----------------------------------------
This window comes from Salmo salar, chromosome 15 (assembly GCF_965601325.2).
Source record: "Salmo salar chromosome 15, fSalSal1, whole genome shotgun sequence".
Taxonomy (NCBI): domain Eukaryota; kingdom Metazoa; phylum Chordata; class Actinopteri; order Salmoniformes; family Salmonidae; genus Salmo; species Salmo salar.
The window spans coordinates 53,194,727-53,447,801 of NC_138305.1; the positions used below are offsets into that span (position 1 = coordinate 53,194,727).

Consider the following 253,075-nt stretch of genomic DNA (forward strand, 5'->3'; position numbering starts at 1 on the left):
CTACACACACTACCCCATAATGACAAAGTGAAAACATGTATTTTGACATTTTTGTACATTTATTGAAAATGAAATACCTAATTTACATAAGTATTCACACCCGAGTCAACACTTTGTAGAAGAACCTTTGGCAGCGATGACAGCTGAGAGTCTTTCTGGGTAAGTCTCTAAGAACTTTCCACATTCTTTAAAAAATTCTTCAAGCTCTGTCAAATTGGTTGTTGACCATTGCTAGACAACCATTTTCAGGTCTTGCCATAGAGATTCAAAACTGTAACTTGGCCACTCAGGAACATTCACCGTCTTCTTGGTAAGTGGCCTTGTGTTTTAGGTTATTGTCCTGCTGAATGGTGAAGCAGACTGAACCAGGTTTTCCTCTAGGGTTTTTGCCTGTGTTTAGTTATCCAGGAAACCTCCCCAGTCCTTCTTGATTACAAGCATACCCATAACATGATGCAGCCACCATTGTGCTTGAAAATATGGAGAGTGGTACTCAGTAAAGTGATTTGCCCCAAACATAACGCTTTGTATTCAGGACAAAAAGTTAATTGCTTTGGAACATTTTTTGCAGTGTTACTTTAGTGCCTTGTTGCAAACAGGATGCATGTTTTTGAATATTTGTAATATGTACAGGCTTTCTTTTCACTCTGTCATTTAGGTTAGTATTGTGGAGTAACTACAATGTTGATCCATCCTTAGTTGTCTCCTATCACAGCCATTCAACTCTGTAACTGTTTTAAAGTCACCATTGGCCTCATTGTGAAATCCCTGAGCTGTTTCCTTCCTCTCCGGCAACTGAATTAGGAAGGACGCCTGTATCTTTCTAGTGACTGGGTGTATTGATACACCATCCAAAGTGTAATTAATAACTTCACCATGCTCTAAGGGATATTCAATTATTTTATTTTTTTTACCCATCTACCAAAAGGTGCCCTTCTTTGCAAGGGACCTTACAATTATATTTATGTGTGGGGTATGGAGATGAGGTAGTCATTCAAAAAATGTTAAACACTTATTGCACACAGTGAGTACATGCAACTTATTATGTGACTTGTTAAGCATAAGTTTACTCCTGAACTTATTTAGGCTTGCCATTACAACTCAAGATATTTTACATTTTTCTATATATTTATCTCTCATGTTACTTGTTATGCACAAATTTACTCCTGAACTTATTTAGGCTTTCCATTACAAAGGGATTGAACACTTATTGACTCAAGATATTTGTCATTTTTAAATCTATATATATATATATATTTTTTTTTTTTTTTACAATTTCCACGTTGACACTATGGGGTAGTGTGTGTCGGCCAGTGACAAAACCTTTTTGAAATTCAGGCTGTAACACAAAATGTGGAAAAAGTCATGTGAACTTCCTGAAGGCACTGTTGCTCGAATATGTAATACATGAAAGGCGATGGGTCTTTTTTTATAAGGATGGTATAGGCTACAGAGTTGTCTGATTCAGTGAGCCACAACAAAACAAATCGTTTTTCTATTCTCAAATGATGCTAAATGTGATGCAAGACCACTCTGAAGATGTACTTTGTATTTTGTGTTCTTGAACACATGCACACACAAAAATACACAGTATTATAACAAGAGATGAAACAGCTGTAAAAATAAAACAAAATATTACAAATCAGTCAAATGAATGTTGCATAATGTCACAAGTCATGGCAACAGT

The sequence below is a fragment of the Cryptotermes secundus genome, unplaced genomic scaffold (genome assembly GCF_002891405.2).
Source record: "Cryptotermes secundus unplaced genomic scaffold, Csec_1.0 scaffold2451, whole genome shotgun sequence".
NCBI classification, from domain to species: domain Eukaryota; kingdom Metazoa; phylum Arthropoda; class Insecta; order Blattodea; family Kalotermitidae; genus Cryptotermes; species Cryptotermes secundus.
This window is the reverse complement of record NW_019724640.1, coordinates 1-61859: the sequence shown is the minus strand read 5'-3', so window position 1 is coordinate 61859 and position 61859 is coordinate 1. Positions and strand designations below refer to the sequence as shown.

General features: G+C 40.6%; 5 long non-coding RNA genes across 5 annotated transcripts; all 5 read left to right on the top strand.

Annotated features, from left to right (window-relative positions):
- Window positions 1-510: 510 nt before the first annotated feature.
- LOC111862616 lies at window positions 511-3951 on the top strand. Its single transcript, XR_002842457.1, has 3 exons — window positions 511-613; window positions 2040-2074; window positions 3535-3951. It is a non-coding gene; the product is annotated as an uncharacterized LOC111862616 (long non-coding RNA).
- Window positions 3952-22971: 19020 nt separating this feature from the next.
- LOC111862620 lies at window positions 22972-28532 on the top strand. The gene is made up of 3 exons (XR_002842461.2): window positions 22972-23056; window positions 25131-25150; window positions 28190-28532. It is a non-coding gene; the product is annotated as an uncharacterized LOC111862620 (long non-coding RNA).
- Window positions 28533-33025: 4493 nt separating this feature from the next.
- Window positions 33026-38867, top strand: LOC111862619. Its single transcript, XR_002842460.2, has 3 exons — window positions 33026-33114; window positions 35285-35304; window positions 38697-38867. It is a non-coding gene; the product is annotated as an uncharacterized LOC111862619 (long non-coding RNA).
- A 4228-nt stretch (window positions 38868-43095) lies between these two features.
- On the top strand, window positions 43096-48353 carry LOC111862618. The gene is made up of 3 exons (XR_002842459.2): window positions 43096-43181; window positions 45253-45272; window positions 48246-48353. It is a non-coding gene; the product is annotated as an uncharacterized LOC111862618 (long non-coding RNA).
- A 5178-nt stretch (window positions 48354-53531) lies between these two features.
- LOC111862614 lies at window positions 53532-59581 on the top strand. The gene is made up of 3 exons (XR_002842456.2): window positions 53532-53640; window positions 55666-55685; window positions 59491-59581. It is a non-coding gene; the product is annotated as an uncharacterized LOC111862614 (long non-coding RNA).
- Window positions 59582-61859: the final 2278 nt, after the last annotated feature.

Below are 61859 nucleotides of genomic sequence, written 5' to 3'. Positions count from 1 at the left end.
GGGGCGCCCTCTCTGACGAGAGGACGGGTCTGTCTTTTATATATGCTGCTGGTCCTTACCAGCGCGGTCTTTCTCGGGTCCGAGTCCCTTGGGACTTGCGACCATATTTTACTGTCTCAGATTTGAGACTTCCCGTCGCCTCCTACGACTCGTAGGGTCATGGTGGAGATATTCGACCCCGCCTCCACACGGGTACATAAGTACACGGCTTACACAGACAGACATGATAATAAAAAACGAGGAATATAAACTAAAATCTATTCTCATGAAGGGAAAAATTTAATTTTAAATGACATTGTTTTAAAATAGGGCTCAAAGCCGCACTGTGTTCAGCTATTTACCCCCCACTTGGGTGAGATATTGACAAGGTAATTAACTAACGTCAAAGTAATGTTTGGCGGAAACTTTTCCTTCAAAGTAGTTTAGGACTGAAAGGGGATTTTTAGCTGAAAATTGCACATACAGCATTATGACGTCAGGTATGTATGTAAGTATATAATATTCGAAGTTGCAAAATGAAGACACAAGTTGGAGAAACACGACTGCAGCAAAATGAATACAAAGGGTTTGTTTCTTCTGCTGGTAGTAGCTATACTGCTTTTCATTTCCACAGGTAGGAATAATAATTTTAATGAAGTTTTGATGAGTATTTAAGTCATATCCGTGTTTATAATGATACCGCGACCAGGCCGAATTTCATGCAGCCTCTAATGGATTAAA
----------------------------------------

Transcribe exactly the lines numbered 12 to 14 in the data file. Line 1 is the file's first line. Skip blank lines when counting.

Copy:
Annotated features, from left to right (window-relative positions):
- Window positions 1-510: 510 nt before the first annotated feature.
- LOC111862616 lies at window positions 511-3951 on the top strand. Its single transcript, XR_002842457.1, has 3 exons — window positions 511-613; window positions 2040-2074; window positions 3535-3951. It is a non-coding gene; the product is annotated as an uncharacterized LOC111862616 (long non-coding RNA).